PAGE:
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Land shortage, high prices, space squeeze: Ongoing theme in Vancouver

When local developer PC Urban bought a 4.5-acre site in 2015 in South Vancouver on which it built...

IMAGE: Amazon will occupy this 450,000-square-foot Delta iPort distribution centre in Metro Vancouver. (Image courtesy GWL Realty Advisors)

Amazon will occupy this 450,000-square-foot Delta iPort distribution centre in Metro Vancouver. (Image courtesy GWL Realty Advisors)

When local developer PC Urban bought a 4.5-acre site in 2015 in South Vancouver on which it built IntraUrban Business Park, the company paid about $2.3 million per acre — and some market watchers thought that was expensive.

“I think if that site came on the market today, there would be people who would try to pitch it at $8 million an acre,” said Brent Sawchyn, PC Urban’s CEO. “The reality is I don’t see how it could work at that possible number.”

Land price escalation has been a major theme of the Metro Vancouver property market during the past three years. Developers of rental apartments and industrial space are in the toughest positions to expand inventory amid the region’s incredibly tight commercial property market, leading industry insiders said in year-end interviews with RENX.

Over the last 24 to 30 months, there has been plenty of inflationary pressure on industrial land prices, Sawchyn said.

Global uncertainty softens Vancouver prices

“We are seeing a little bit of softening in (land prices),” Sawchyn said. “There’s lots of uncertainty playing out on a global geopolitical perspective.”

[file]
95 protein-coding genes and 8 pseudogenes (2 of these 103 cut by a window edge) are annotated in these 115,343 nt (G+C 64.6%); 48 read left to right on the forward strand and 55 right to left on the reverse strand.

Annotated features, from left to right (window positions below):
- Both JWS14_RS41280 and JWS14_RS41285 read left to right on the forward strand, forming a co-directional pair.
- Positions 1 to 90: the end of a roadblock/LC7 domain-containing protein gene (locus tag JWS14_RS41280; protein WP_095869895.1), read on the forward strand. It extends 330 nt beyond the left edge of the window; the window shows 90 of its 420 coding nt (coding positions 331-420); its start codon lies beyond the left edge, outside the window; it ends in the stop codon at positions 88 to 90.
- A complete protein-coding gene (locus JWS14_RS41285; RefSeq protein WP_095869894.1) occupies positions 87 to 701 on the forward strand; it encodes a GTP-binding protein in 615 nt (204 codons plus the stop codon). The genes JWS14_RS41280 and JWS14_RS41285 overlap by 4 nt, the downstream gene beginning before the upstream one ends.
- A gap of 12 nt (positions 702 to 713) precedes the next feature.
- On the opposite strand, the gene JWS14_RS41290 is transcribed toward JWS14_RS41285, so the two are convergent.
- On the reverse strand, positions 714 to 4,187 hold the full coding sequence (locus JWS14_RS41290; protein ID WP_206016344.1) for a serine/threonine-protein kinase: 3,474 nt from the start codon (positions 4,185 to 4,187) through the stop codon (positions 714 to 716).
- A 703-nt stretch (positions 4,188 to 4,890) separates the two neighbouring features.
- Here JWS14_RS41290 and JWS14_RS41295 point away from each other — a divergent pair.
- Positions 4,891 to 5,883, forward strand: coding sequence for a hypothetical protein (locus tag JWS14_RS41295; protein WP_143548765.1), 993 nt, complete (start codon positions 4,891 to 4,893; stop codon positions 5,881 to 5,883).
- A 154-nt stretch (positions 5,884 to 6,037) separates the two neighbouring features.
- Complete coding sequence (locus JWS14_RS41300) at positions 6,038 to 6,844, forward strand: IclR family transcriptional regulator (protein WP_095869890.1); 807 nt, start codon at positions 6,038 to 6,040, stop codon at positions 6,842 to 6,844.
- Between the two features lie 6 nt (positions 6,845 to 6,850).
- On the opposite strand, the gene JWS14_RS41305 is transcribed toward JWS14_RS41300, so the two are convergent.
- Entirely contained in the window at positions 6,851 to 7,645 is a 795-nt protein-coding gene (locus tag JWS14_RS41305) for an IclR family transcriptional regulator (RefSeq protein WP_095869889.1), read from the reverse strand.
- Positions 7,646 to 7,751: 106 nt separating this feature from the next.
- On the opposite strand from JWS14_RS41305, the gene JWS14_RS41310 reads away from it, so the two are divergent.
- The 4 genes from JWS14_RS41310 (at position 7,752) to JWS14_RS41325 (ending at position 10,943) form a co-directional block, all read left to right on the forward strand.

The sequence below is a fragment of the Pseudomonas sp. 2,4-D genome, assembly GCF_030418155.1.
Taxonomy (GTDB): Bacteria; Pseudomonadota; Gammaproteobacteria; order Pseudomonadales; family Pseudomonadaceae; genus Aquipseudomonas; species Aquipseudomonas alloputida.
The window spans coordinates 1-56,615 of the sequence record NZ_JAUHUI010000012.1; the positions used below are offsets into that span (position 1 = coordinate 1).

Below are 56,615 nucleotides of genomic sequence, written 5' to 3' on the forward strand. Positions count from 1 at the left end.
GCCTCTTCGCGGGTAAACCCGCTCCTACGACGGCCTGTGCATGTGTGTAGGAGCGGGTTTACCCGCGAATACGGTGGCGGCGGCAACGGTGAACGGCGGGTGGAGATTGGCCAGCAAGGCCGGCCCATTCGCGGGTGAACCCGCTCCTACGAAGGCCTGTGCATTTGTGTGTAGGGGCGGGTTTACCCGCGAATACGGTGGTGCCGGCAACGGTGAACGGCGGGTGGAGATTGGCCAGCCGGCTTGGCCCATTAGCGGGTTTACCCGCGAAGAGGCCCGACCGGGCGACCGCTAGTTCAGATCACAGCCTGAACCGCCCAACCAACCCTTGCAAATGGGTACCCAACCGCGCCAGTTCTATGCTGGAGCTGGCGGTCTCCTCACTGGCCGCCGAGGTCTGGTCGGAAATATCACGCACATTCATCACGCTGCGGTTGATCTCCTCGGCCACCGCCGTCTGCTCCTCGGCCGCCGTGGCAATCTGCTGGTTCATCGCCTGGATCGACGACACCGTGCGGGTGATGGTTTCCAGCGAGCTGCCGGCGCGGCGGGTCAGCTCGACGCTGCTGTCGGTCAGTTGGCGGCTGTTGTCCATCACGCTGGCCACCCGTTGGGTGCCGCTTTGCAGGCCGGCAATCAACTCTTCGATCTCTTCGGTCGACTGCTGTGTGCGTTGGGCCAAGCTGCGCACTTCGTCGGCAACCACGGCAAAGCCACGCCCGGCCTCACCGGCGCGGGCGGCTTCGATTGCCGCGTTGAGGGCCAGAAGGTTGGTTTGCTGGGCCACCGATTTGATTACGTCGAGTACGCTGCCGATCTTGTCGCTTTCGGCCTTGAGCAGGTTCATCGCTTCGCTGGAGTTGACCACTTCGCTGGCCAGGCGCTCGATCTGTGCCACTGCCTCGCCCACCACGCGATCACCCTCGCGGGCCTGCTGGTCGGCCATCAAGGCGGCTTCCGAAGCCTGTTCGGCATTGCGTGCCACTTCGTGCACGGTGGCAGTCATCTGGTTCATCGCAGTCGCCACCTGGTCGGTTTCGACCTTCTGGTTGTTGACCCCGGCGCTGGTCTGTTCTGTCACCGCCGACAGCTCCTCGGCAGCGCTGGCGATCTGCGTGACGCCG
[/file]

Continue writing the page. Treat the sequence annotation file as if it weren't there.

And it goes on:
It’s unclear where the North American economy is headed, and that “unsettling background noise” is causing the industry to pause, he said.

Sawchyn said many developers and investors might be sitting on the sidelines waiting for prices to moderate somewhat, which might finally be happening.

In the third quarter of this year, there were 199 commercial land sales in the region — a 35 per cent decrease from the 305 land sales in Q3 2017, according to the Real Estate Board of Greater Vancouver (REBGV). The sales were worth $2 billion in Q3 2018, a 15 per cent decrease from $2.4 billion in Q3 2017, the REBGV said.

Tough to expand stock of industrial, apartments

All asset classes are struggling to grow amid the land shortage and high prices, but builders of industrial and apartments face the biggest challenges, agreed Jon Stovell, the president of Reliance Properties.

“Geometrically, there is enough land. There is more than enough land,” he said, but “standing between the land and the marketplace (will) always be barriers of zoning and regulations, which fetter the efficient delivery of real estate into our market.”

He said that means every asset price is inflated due to the lack of supply.

Rental residential is a “disaster,” Stovell said.

“We have about 100,000 units in the Lower Mainland and last year we only built 773 new ones in the whole area,” Stovell said. “All that existing rental stock represents a dilemma of meeting the needs of the existing tenants, but also in many cases being radically underbuilt.

“We need a much better way of intensifying our existing stock of residential.”

He said municipalities should be dramatically upzoning more purpose-built rental developments or redevelopments.